What To Do If Your Play-by-Play Demo Is Old

A sportscaster said, “I’ve applied for a couple of hockey play-by-play jobs. I worked for a team six years ago but it was my first job. I’ve grown a ton as a broadcaster and that hockey is representative of what I would do now.

“What should I do?”

There are two solutions for replacing old demo material.
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Wondering “Am I Good Enough?” Here’s What To Do

Am I good enough?

I get that question all the time. It’s a common human insecurity.

Oprah Winfrey says when she finished recording episodes of her TV show, her guests would almost always ask, “How did I do?” It didn’t matter if the guest was a housewife from Sheboygan or a huge Hollywood star, they always wanted to know, “How did I do? Was I good enough?”
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5 Tips When Working With A Quiet Analyst

A friend of mine was doing high school play-by-play in a small Midwest market. He couldn’t be choosy about his analyst so he ended up with somebody who had never done it. Several plays went by without the analyst saying anything. Finally, after the fifth play, the analyst piped up and said, “The red team plays good defense.”

What do you do if you’re working with an analyst who isn’t talking much?

The best thing to do is find a new analyst! In a small market with no budget, though, that might be easier said that done. Besides, having someone who talks little is sometimes better than having nobody at all.
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How To Get Paid Voiceover Work

You work in sports broadcasting so you probably voice a lot of commercials for free. It’s part of your job.

How do you get paid voiceover work?

It’s not as easy as you might think.
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3 Reasons You’re Not a Top Sportscaster

There’s a music documentary that answers a question many sportscasters have:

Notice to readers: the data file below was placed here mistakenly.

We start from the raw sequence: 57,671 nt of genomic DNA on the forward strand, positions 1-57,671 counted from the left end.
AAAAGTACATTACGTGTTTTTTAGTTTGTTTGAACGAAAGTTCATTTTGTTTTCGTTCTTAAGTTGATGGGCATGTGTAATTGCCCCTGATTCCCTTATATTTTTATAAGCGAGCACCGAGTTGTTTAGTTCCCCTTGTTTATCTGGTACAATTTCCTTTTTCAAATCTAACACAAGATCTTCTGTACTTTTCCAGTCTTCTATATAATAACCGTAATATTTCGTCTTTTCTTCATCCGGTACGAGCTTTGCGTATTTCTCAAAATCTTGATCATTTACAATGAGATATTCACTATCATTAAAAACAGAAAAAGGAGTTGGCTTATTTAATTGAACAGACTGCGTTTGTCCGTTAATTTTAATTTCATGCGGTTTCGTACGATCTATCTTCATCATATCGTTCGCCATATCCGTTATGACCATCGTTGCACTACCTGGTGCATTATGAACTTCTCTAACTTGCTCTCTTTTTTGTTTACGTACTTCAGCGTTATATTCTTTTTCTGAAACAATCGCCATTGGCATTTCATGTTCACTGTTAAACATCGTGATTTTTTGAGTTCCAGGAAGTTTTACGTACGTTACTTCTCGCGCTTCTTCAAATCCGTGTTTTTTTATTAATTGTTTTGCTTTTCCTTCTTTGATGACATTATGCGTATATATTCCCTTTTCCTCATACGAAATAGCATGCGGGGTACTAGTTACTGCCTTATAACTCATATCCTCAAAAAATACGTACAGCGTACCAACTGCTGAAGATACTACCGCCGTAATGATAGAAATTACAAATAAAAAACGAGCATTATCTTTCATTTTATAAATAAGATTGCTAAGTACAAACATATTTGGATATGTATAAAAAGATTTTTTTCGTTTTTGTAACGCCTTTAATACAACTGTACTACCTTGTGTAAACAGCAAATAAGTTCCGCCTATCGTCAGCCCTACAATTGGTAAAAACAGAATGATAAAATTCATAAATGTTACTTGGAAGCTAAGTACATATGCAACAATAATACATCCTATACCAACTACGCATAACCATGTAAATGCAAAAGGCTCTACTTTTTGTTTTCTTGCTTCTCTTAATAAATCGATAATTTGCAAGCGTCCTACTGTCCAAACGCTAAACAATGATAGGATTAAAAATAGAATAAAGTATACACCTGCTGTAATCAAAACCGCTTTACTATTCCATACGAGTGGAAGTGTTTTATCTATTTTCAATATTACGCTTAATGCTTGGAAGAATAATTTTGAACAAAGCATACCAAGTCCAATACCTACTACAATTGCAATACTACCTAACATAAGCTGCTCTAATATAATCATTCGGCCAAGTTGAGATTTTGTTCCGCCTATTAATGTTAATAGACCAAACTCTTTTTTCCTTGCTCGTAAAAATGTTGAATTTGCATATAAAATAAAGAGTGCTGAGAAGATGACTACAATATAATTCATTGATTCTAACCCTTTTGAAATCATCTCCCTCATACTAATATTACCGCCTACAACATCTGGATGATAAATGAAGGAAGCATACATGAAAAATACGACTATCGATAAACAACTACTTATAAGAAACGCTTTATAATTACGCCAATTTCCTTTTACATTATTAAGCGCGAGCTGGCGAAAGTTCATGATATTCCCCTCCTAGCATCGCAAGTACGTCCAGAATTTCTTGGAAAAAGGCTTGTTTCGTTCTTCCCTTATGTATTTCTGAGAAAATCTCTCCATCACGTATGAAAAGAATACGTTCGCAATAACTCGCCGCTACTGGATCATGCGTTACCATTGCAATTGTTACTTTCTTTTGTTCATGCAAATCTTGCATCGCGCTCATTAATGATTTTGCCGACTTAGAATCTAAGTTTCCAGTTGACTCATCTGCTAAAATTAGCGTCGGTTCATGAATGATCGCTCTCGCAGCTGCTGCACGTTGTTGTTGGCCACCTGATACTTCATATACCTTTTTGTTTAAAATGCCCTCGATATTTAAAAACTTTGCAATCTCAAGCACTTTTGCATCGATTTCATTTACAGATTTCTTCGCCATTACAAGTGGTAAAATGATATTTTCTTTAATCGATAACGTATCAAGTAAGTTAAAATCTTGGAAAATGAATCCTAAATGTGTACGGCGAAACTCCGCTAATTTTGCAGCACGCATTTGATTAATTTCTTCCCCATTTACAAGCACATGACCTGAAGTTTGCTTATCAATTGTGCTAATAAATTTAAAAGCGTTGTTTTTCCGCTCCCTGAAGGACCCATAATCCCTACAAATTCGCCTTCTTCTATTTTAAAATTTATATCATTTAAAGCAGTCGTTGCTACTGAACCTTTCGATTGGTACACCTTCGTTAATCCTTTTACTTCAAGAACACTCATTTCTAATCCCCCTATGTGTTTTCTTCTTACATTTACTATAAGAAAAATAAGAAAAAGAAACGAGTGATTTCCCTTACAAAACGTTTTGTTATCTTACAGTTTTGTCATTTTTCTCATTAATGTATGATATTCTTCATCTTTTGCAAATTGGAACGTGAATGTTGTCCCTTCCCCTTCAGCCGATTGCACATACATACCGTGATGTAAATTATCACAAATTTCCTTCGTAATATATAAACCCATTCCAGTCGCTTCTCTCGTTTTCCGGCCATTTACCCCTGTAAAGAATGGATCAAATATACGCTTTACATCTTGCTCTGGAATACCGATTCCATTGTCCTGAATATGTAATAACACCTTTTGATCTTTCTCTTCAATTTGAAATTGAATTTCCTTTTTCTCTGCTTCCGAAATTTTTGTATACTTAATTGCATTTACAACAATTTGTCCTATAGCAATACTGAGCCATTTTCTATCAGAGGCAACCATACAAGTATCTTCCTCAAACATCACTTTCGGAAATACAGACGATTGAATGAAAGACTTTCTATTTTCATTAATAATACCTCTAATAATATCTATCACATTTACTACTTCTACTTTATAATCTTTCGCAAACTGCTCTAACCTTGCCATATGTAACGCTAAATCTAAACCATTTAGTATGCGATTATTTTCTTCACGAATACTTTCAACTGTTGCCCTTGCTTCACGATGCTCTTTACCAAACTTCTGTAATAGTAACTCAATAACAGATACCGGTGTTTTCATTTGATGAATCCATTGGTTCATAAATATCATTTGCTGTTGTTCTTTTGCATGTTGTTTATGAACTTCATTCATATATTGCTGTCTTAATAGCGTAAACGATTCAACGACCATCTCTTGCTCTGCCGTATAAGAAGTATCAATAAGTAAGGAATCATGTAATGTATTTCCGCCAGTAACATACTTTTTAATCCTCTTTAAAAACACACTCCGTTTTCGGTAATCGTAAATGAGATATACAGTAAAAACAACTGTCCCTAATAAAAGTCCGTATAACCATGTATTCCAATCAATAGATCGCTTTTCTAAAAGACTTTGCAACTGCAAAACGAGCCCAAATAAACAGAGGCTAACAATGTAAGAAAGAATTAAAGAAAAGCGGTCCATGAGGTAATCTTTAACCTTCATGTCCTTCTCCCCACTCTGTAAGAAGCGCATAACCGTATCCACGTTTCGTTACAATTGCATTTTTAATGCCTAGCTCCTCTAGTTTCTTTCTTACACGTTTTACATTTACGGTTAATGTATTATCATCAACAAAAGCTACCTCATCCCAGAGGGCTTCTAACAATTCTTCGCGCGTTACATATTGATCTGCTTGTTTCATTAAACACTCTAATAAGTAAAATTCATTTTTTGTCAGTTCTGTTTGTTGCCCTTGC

Why have I not made it to the top?

20 Feet from Stardom is a highly acclaimed documentary about backup singers in the music industry. Even though they are often as talented as the people for whom they’re singing, they stay in the background, always 20 feet from the spotlight.
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Top Tips For Interviewing Coaches After a Loss

Imagine this scene: You’re watching television. Somebody has just won a championship — a Super Bowl, a National Title, the Final Four or something similar. There’s confetti falling. A sportscaster stands atop a podium interviewing the winning players and coaches. People are kissing the championship trophy. Pandemonium. Then they go to commercial, come back from break, and there’s some poor sap standing outside a locker room getting ready to interview the losing coach.

What do you do if that poor sap is you?
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Two Things To Understand BEFORE Signing Your New Contract

Maybe the most nervous I’ve ever been in my life was when I served as an expert witness in a lawsuit filed by a sports broadcaster. He was suing a huge corporate employer over a non-compete clause in his contract.

On one side of the table were the plaintiff’s attorney and I. Opposite us were three exceptionally well-dressed, intimidating looking corporate attorneys. At the head of the table sat the arbitrator.

I was sweating bullets.
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What To Ask Before You Accept That Sportscasting Job Offer…

A sportscaster I know quit three jobs within fourteen months of graduating college. Each of the jobs was a highly coveted position that received dozens of applicants. None of the three, though, moved him appreciably closer to his goal of television play-by-play.

Our friend has all the ability in the world. What he lacks is intent.
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